Biodiversity Conservation and Sustainable Development in Southwest China

University of Wisconsin-Madison NSF IGERT China Program

Proposals developed at the Workshop on Biodiversity Conservation and Sustainable Development in the Northwest of Yunnan, China

Kunming August 8-18, 2002

Proposal III:

Functional Ecology of the Yunnan Snub-nosed Monkey (Rhinopithecusbieti)

Jess Reed and Warren Porter, University of Wisconsin-Madison

Xingcai Liang and Qikun Zhao, Kunming Institute of Zoology

Functional ecology is the combined study of the morphology, physiology, behavior, and ecology of an animal in its natural environment. The natural environment includes climate, topography, and vegetation. Vegetation includes both effects on local microclimates (e.g. shading) and effects on diet via nutrition. Climate, topography, and vegetation vary in time and space. The three of them and animal morphology (body size, fur properties) collectively affect the heat and mass balance of animals, which affects their nutritional requirements for survival, growth, and reproduction. Survival, growth, and reproduction determine population dynamics of a species locally. When survival, growth, and reproduction are calculated for multiple species constraints on community structure can be explored.

Nutritional ecology is a key part of functional ecology, because the food intake, representing mass and energy, less the mass and energy needed for maintenance (survival) is what is available for growth and reproduction, both essential for maintenance/presence of a species in a habitat.

Nutritional ecology of herbivores is the study of animals and their food plants in natural, anthropogenic and agricultural plant communities. These studies include research on the effects of plant community structure on the feeding behavior of herbivores, the nutritional and chemical properties of plant species in the diet, and the digestive physiology and adaptation of the animal. Knowledge of nutritional ecology is essential to the management of plant communities for the conservation of rare and endemic mammalian herbivores and for the production of domestic livestock. In many ecosystems, the potential conflict between wild herbivores and domestic livestock in the use of plant communities is a critical aspect of both wildlife conservation and livestock production. Therefore, scientific knowledge of nutritional ecology can assist resource managers in their efforts to conserve plant and animal biodiversity in regions where rapid agricultural expansion into natural plant communities and over-exploitation of natural resources has occurred. Research on the nutritional ecology of mammalian herbivores includes: population studies of the animal species; population studies of plant species in the animals diet and habitat; animal feeding behavior in relation to the structure of natural, anthropogenic and agricultural plant communities; chemical and in vitro characterization of nutrients and energy in food plants; the effects of secondary plant compounds on animal nutrition and health (such as alkaloids, cyanogenic glycosides, tannins, etc.); and, the utilization of nutrients and energy in plants for maintenance, growth and reproduction as well as other productive biological functions of interest (work, wool, milk, meat, eggs, etc.).

We have decided to focus our research on the Yunnan Snub-Nosed Monkey (Rhinopithecusbieti) for 4 reasons: 1. The monkey is a highly endangered species that lives in the Bai Ma Xu Shan mountains between the Mekong and Yangtze rivers in Northwest Yunnan and Southeastern Tibet, 2. The monkey is on the top list of mammals for protection by the Chinese government and several nature reserves have been demarcated in the mountain range, 3. The interaction between the agro-pastoral communities that surround the mountain range and the conservation of the monkey’s habitat provides a challenge to both the conservation of natural resources and the sustainable economic development of NW Yunnan (this interaction is ideally suited as a problem for the broader collaboration between the University of Wisconsin-Madison and the 4 Chinese Academy of Sciences Institutions in the region) and 4. An understanding of the functional and nutritional ecology of the monkeys and other important herbivores in the system will lead to better management that meets the needs of the monkeys and the people in the region.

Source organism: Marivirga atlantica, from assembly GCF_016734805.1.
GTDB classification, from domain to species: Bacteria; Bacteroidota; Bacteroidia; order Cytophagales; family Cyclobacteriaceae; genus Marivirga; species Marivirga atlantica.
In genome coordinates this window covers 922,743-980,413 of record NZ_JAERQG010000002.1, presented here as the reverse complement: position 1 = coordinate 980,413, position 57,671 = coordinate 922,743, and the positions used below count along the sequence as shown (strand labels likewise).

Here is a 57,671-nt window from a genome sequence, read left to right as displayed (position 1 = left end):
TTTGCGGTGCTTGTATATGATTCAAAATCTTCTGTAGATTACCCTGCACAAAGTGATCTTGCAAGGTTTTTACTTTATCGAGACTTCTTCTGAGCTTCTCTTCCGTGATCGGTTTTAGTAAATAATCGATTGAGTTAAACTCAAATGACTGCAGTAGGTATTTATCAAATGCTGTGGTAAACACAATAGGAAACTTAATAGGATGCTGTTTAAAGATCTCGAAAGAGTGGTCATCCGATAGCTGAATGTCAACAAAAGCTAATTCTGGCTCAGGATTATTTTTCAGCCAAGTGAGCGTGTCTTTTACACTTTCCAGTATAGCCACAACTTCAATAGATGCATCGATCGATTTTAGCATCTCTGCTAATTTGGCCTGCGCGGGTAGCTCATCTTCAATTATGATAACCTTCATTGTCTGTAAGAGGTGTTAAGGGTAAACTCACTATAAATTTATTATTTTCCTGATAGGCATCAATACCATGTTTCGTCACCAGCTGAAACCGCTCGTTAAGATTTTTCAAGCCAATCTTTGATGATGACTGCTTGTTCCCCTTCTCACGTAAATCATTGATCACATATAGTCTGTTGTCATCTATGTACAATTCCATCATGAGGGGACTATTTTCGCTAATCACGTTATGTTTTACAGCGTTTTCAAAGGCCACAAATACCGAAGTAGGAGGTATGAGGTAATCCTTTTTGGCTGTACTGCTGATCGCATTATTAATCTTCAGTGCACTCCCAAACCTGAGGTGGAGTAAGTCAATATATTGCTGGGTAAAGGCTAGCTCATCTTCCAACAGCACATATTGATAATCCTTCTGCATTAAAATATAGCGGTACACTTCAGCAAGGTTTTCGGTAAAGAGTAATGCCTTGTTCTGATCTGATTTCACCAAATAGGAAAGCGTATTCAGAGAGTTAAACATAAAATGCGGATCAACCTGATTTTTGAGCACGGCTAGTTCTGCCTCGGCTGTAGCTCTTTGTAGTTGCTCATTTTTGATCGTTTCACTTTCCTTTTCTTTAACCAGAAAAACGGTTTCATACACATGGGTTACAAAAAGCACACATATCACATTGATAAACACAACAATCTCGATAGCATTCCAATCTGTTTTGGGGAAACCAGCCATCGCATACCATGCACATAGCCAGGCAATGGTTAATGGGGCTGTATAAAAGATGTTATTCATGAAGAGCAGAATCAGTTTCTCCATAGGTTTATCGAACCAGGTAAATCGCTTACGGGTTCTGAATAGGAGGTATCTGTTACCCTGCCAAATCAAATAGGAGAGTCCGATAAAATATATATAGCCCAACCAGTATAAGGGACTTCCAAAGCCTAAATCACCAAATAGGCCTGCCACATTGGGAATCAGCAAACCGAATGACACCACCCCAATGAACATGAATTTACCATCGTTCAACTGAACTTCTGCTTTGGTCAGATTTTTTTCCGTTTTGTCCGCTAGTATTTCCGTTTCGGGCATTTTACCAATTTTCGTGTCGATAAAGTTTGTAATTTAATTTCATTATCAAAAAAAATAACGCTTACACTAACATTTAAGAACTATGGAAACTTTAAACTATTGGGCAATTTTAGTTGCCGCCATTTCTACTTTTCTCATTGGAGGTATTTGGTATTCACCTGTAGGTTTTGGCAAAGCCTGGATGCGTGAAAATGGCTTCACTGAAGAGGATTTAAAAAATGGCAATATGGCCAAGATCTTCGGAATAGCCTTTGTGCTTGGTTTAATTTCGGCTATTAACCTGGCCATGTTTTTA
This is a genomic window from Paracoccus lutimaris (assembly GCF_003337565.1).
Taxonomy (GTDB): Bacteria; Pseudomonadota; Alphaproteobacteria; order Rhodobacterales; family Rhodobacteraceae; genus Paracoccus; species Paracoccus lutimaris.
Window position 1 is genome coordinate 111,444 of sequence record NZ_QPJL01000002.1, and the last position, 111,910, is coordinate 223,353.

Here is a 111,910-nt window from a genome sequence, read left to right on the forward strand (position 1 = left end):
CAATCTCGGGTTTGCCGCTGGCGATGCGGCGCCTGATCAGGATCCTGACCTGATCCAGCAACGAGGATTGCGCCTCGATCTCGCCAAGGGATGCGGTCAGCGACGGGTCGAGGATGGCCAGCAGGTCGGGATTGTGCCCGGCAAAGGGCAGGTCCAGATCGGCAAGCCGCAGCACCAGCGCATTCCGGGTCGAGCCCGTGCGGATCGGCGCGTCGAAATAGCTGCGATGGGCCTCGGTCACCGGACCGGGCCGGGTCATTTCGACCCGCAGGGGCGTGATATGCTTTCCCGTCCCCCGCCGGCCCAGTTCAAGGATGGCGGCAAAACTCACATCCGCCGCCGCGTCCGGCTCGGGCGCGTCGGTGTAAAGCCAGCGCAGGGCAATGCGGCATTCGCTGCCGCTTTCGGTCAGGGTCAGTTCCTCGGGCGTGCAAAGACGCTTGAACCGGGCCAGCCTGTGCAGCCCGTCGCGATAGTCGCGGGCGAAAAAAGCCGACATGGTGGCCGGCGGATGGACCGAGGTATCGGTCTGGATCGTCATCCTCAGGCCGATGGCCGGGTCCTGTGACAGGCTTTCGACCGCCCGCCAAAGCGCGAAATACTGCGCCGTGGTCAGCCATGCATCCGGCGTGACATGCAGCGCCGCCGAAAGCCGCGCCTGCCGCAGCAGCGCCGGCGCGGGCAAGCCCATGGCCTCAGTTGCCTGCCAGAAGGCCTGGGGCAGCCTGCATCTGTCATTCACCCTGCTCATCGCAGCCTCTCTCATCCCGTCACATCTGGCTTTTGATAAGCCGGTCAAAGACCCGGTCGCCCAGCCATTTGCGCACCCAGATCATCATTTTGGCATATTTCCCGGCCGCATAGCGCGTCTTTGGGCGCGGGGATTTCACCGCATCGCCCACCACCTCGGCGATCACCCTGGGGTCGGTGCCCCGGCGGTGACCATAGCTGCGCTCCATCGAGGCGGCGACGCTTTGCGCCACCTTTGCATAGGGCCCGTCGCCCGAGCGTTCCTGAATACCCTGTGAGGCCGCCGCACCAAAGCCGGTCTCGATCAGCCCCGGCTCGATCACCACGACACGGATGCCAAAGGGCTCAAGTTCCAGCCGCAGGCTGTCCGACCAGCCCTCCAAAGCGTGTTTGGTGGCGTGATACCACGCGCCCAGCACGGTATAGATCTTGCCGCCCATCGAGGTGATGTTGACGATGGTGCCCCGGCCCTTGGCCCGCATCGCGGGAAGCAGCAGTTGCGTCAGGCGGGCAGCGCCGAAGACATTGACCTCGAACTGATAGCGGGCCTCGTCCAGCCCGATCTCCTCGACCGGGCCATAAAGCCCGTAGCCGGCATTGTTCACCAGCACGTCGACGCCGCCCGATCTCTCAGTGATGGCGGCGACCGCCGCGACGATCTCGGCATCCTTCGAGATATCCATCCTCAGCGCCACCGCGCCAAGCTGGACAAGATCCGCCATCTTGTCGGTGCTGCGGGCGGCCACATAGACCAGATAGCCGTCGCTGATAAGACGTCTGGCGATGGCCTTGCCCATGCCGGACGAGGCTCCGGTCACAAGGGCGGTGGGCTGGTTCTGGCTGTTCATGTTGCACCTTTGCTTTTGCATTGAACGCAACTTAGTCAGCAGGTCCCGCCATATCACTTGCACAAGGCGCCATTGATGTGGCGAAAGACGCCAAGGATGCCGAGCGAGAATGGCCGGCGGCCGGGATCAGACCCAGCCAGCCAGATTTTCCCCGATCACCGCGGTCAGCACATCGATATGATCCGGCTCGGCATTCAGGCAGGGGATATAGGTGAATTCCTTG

The following questions and research ideas will guide our assessment of what is known and not known and to identify critical research needs for a long-term research program.

1. Diet: What is the diet of the monkey and how does diet vary by sex and age group and by season will be researched by diet analysis based on analysis of fecal fragments for seasonal variation, observational records for variation by sex/age group and possible use of stable isotope ratios.

2. Nutritional Value of Food Plants: What are the levels of soluble and structural polysaccharides, protein, lipids, elements in the main foods, to what extent can the monkeys extract these nutrients, and can the efficiency and rate of digestion of the monkeys be modeled and then predicted based on increased understanding of the kinetics of fore-gut fermentation? These questions will be studied by the detergent system of forage analysis, elemental analysis and in vitro rates of digestion of key food plants using anaerobic microorganisms in feces from captive or free-living monkeys. If possible, feeding studies with captives to study foregut fermentation and the use of naturally occurring inert markers and indigestible fiber fractions to estimate diet digestibility.